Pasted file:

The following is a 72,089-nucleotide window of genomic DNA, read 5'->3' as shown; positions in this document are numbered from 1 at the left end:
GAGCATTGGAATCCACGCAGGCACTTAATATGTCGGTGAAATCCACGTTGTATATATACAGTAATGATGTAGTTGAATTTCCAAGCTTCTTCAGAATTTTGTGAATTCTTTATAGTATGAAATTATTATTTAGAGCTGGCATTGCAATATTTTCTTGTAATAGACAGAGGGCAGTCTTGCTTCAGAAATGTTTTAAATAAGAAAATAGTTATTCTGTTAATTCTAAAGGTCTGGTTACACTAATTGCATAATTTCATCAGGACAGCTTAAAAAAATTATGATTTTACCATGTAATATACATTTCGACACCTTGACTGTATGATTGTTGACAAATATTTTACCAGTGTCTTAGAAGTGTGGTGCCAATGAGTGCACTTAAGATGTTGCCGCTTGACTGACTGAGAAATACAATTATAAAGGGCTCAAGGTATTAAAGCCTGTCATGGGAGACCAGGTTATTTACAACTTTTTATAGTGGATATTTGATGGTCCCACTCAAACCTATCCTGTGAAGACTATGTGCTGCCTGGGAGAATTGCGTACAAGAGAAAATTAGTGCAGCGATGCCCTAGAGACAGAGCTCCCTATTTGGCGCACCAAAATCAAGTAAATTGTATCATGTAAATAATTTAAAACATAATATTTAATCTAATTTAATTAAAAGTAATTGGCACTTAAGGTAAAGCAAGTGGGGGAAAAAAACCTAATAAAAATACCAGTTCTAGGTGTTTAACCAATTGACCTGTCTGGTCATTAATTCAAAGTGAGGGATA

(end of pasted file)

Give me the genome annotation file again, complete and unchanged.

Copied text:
The following is a 72,089-nucleotide window of genomic DNA, read 5'->3' as shown; positions in this document are numbered from 1 at the left end:
GAGCATTGGAATCCACGCAGGCACTTAATATGTCGGTGAAATCCACGTTGTATATATACAGTAATGATGTAGTTGAATTTCCAAGCTTCTTCAGAATTTTGTGAATTCTTTATAGTATGAAATTATTATTTAGAGCTGGCATTGCAATATTTTCTTGTAATAGACAGAGGGCAGTCTTGCTTCAGAAATGTTTTAAATAAGAAAATAGTTATTCTGTTAATTCTAAAGGTCTGGTTACACTAATTGCATAATTTCATCAGGACAGCTTAAAAAAATTATGATTTTACCATGTAATATACATTTCGACACCTTGACTGTATGATTGTTGACAAATATTTTACCAGTGTCTTAGAAGTGTGGTGCCAATGAGTGCACTTAAGATGTTGCCGCTTGACTGACTGAGAAATACAATTATAAAGGGCTCAAGGTATTAAAGCCTGTCATGGGAGACCAGGTTATTTACAACTTTTTATAGTGGATATTTGATGGTCCCACTCAAACCTATCCTGTGAAGACTATGTGCTGCCTGGGAGAATTGCGTACAAGAGAAAATTAGTGCAGCGATGCCCTAGAGACAGAGCTCCCTATTTGGCGCACCAAAATCAAGTAAATTGTATCATGTAAATAATTTAAAACATAATATTTAATCTAATTTAATTAAAAGTAATTGGCACTTAAGGTAAAGCAAGTGGGGGAAAAAAACCTAATAAAAATACCAGTTCTAGGTGTTTAACCAATTGACCTGTCTGGTCATTAATTCAAAGTGAGGGATA